Archie Scott Gobber’s art walks a precarious line between humor and politics by addressing the paradoxes that inextricably link them. He mines the topical vernacular of our cultural territory and turns its catchphrases on their head. His “sign” paintings, composed of graphic visual puzzles and font styles, question the relationship between identity and ideology. He asks for new readings of the familiar with a contradictory tension that risks falling off the edge of interpretation – toward the side that seemingly trivializes these issues or on the side of relevancy by addressing them.
This show reminds us to look at both faces of the metaphorical and Gobber sets up this dialectic by titling it “Amateur Content”. His artist statement provided only a dictionary definition that emphasized the dichotomy of its meaning, a condition that always underlies his work, that it “may mean two strikingly different things.” We know that Gobber isn’t an amateur but “one who performs something for love rather than money.” However the title piece is also a painting of a three dimensional ribbon banner that appears ready to decorate what’s transpiring outside of this show – a time that gives us daily witness to political content done with amateur incompetence.
In 1929 Rene Magritte gave us a cautionary warning about text and image relationships when he wrote “Ceci n’est pas une pipe.” below an image of a pipe he called “The Treachery of Images”.
Gobber’s felicitous comments on our cultural use of language is seen in the unadorned text of ”They, Them, Their“. It brings attention to pronouns that are not gender specific. When gender is non-binary they are commonly used and so why not use “they” as a singular pronoun when the subject does not identify as male or female? However, reading a Gobber is always about turning what is first thought into what can also be interpreted and so “They, them and their” may also speak to those thought of as “other” or foreign and unknown – groups to be feared. “They” are represented as not sharing “my” values and so is also about how language is used to marginalize and divide us. Do these two different interpretations take away from the significance of each other? Or does commenting on the duplicity inherent in our language excuse its lack of specificity?
The political anxiety of the last year permeates this show and the past prominence of text in Gobber’s work is matched, and even superseded by, the objects themselves. On “Nobody of the Year” the words appear and disappear, as your viewing angle changes, fading in and out of memory. Shrouded in a black frame echoing a “mourning” object of the turn of the century, is being a “nobody” a death sentence in our culture that celebrates the fame and fortune of celebrity? Again, there is an ambiguity here that is both poignantly sad and ironic as we are also reminded of those thought of as “nobody” senselessly lost to violence.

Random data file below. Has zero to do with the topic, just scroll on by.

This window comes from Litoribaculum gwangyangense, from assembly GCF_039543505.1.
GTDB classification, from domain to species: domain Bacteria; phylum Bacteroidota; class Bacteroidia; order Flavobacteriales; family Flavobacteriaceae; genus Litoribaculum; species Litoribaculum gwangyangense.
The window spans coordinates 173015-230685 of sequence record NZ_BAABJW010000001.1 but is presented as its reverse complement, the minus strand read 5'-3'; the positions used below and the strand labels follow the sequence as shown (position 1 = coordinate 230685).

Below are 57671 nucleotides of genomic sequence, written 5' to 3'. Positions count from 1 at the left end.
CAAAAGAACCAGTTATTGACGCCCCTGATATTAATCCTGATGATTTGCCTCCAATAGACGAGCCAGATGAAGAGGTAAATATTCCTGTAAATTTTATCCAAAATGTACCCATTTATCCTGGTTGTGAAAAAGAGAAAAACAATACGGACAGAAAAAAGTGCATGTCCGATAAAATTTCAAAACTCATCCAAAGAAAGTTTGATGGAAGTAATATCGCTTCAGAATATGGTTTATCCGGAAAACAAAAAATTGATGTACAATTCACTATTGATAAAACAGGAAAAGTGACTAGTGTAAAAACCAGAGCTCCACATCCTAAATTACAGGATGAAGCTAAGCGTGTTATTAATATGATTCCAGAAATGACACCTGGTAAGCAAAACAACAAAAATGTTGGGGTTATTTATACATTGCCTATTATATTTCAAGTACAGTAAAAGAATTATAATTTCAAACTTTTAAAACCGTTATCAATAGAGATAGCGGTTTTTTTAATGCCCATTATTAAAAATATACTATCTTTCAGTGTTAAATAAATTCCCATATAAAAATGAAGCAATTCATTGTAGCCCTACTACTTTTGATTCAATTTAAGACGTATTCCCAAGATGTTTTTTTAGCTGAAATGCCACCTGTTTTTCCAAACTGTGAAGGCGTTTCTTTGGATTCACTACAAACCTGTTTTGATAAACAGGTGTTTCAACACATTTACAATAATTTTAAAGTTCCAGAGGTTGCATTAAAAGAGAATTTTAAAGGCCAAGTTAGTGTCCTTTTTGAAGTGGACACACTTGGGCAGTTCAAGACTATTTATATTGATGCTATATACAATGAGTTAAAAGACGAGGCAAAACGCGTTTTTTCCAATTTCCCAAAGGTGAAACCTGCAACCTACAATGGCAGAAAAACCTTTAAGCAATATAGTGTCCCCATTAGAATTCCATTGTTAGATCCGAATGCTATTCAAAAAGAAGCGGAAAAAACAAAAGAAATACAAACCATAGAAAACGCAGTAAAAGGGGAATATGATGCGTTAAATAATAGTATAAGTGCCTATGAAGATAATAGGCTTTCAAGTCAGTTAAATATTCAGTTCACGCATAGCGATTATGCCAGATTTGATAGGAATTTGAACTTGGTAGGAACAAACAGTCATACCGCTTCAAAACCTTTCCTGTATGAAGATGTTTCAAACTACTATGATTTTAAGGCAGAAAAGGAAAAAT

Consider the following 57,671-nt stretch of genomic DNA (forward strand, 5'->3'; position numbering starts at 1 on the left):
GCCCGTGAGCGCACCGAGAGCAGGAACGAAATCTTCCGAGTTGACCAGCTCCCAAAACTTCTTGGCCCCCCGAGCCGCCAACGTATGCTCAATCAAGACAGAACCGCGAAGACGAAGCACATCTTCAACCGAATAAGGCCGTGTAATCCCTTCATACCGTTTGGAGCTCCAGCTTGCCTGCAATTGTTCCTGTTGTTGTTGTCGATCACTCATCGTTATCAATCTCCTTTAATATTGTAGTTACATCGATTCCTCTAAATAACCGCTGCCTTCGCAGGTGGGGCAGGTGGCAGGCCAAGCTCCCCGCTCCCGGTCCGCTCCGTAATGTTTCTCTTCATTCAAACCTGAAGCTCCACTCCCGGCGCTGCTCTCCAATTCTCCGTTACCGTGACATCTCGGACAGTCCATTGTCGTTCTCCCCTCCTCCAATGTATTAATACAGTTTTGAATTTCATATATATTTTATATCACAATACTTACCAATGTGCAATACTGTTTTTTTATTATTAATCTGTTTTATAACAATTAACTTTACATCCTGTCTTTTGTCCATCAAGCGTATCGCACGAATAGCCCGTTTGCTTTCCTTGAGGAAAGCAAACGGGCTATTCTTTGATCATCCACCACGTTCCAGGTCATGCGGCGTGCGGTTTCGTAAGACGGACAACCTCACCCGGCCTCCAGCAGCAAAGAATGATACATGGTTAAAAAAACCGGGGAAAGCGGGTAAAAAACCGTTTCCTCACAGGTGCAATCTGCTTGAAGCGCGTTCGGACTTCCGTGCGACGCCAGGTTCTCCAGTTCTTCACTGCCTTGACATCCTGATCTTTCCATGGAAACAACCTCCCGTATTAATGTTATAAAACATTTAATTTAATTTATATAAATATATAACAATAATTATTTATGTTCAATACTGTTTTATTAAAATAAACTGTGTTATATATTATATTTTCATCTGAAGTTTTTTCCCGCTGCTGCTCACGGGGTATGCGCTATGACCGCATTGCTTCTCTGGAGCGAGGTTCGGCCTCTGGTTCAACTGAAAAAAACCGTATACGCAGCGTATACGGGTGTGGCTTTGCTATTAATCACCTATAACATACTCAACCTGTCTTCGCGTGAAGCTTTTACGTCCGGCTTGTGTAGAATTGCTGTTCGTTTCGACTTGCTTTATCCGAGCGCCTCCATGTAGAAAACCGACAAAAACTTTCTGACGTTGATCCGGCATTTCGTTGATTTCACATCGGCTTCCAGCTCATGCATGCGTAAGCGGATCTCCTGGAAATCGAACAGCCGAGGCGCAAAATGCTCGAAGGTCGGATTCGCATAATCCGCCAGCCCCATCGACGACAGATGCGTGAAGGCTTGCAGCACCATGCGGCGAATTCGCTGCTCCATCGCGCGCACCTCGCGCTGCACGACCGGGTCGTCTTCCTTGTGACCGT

A Monument for a Removed Monument questions the role of the object as separate from the sentimental need to memorialize the past. Does simply removing a Confederate monument erase the memory of those who fought to defend and maintain slavery? This piece was actually placed on the very site of a removed Daughters of the Confederacy monument and photographed by Mike Sinclair to be displayed next to it in the gallery. Should Gobber’s monument next be replaced by a yet another titled “An Artist’s Object for A Monument for a Removed Monument” ?
Gobber has taken the politically motivated symbolic gesture that removed the original monument to a surreal place. This surrogate opens up a dialogue about how its original racist history might contradict or at worst even exploit its intentions. Gobber responded to a recent exchange on Instagram that questioned these concerns, “To me it is celebrating the removal of the monument. It’s a gravestone, an attempt to lay to rest.”
Kneeling Flag completely drops the use of text in favor of another sign system, the ultimate patriotic symbol of our constitutionally protected democracy – the American flag. Gobber humorously anthropomorphizes it to “take a knee” as an expression of solidarity with our nation’s history of public protests and demonstrations. It elicits delight and satisfaction by aligning the flag with NFL players’ racial profiling protest against their critics but also risks the contradictory effect of feeling too cartoonish a characterization for such a serious issue.
Humor has a long history of being a strategy in social justice movements but can art really speak empathetically for our politics? These Gobber works fall under the title of the show, “Amateur Content”, that admits to being no expert on the concerns raised about cultural territory and identity. However, in a political climate where language is often used to blur the meaning of truth, they are asking important questions.
Amateur Content, A solo exhibition by Archie Scott Gobber ran from 5/11/2018 – 6/16/2018 at Haw Contemporary in the Crossroads